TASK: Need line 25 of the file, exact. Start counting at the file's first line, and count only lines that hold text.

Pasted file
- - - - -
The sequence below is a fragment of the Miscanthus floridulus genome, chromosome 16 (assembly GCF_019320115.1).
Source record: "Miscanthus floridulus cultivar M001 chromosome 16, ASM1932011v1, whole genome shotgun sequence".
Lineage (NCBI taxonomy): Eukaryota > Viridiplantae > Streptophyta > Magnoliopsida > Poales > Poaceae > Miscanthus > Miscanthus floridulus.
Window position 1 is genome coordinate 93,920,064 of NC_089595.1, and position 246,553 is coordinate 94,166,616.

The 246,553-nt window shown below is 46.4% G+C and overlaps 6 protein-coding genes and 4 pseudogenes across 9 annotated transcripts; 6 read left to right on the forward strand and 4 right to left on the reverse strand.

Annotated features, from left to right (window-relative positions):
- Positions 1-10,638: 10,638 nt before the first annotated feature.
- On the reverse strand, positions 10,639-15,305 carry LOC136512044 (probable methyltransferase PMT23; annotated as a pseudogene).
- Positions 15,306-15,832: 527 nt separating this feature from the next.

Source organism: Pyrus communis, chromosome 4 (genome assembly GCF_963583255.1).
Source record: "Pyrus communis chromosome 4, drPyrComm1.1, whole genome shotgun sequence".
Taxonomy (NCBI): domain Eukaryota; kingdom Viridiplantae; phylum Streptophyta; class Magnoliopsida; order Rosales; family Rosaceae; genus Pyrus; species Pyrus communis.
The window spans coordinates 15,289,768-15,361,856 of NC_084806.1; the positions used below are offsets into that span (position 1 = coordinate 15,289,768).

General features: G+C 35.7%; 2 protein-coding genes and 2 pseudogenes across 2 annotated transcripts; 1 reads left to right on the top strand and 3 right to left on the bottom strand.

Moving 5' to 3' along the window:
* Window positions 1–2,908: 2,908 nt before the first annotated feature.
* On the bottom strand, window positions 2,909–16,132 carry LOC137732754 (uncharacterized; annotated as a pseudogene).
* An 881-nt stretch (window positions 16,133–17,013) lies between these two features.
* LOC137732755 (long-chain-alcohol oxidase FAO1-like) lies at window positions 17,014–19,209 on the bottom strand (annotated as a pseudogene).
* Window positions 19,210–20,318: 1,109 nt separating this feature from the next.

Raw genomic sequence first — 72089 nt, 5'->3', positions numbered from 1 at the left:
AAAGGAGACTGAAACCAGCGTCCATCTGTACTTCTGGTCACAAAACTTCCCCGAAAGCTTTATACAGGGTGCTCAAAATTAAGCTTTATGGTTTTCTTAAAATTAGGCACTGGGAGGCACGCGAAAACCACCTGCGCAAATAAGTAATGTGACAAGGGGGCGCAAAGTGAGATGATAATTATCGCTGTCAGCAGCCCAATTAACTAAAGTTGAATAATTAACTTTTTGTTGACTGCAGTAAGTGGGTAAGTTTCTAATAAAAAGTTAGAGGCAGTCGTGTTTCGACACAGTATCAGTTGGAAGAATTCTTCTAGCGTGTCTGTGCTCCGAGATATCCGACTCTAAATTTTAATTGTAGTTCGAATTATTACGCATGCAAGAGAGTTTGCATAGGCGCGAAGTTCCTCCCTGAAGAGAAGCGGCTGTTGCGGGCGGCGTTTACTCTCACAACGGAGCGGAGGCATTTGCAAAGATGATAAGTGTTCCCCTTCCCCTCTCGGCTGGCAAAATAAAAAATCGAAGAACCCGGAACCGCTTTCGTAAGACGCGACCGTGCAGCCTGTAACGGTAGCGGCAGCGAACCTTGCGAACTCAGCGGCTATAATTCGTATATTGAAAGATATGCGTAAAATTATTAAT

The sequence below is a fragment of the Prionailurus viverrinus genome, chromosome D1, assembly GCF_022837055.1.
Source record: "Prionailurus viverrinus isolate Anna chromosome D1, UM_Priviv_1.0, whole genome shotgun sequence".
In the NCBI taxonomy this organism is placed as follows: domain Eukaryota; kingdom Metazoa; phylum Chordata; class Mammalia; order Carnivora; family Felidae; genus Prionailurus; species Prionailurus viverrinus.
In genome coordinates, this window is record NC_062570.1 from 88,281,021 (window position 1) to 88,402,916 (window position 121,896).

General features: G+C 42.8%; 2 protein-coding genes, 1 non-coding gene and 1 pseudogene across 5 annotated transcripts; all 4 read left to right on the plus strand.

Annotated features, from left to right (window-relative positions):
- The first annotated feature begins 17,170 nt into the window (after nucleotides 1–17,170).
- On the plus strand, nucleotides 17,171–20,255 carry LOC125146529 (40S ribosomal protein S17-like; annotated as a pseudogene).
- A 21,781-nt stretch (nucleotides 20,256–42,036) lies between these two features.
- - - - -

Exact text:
In the NCBI taxonomy this organism is placed as follows: domain Eukaryota; kingdom Metazoa; phylum Chordata; class Mammalia; order Carnivora; family Felidae; genus Prionailurus; species Prionailurus viverrinus.